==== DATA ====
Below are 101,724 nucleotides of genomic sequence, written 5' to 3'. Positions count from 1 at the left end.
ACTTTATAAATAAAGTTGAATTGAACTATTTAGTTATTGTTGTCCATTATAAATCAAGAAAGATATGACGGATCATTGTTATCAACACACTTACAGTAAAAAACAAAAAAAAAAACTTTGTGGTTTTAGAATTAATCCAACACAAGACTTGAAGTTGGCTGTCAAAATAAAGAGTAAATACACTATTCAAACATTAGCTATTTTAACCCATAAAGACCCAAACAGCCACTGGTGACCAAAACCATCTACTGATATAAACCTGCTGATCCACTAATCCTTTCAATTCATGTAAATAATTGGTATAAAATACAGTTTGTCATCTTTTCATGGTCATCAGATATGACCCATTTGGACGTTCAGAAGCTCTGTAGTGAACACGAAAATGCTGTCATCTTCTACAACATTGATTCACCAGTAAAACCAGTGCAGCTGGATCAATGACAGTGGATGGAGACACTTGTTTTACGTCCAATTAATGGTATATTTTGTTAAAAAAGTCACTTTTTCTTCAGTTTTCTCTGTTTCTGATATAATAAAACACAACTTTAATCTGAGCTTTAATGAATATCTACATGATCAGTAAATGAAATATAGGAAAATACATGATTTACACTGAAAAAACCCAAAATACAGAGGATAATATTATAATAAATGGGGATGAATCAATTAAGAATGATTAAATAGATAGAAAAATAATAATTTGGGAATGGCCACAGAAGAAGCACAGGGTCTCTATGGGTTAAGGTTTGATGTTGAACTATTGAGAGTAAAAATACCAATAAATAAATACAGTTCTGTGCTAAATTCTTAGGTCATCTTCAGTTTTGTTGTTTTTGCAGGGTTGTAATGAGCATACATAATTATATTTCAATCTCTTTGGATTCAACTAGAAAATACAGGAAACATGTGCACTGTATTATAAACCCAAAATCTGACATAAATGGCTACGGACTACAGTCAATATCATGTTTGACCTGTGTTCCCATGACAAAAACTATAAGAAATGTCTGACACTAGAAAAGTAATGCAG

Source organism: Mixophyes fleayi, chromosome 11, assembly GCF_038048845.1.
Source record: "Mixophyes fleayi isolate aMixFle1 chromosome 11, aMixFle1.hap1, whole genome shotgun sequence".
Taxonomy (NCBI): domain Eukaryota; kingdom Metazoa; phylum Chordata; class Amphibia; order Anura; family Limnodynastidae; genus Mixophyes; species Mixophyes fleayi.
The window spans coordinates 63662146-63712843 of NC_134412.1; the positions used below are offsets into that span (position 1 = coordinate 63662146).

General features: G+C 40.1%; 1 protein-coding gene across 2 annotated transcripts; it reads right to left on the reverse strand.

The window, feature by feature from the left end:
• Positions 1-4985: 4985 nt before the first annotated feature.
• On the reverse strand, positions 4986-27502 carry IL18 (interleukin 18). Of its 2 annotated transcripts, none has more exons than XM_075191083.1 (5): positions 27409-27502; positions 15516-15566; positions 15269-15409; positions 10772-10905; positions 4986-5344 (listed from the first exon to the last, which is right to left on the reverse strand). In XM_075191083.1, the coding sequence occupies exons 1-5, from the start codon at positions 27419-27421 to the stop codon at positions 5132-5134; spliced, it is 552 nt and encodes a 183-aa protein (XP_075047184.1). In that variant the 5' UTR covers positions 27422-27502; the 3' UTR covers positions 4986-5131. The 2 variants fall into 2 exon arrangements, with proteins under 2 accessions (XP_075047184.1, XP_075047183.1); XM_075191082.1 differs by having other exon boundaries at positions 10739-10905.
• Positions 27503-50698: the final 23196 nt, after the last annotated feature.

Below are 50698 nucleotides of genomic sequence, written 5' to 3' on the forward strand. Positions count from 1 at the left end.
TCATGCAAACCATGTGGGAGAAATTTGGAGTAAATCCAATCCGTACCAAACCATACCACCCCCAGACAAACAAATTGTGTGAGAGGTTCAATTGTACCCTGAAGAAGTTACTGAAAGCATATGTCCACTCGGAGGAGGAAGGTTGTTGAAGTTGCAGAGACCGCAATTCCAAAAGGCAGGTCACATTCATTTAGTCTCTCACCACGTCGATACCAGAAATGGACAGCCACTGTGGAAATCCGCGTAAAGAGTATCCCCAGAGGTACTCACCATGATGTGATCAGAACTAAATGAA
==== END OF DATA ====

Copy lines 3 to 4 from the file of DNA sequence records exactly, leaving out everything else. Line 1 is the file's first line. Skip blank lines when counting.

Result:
Source organism: Mixophyes fleayi, chromosome 11, assembly GCF_038048845.1.
Source record: "Mixophyes fleayi isolate aMixFle1 chromosome 11, aMixFle1.hap1, whole genome shotgun sequence".